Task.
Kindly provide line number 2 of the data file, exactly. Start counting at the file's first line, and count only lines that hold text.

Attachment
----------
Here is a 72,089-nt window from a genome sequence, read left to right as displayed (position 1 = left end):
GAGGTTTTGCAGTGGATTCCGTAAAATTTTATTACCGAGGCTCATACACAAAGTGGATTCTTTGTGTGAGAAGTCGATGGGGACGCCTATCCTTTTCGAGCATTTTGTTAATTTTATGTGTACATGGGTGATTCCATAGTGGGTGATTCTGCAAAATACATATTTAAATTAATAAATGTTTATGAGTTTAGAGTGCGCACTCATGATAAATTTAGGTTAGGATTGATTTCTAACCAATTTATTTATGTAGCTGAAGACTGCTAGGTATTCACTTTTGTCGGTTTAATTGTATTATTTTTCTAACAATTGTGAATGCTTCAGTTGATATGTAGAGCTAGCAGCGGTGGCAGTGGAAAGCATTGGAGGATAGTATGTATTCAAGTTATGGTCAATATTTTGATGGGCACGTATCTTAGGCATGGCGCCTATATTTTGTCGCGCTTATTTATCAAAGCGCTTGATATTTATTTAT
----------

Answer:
GAGGTTTTGCAGTGGATTCCGTAAAATTTTATTACCGAGGCTCATACACAAAGTGGATTCTTTGTGTGAGAAGTCGATGGGGACGCCTATCCTTTTCGAGCATTTTGTTAATTTTATGTGTACATGGGTGATTCCATAGTGGGTGATTCTGCAAAATACATATTTAAATTAATAAATGTTTATGAGTTTAGAGTGCGCACTCATGATAAATTTAGGTTAGGATTGATTTCTAACCAATTTATTTATGTAGCTGAAGACTGCTAGGTATTCACTTTTGTCGGTTTAATTGTATTATTTTTCTAACAATTGTGAATGCTTCAGTTGATATGTAGAGCTAGCAGCGGTGGCAGTGGAAAGCATTGGAGGATAGTATGTATTCAAGTTATGGTCAATATTTTGATGGGCACGTATCTTAGGCATGGCGCCTATATTTTGTCGCGCTTATTTATCAAAGCGCTTGATATTTATTTAT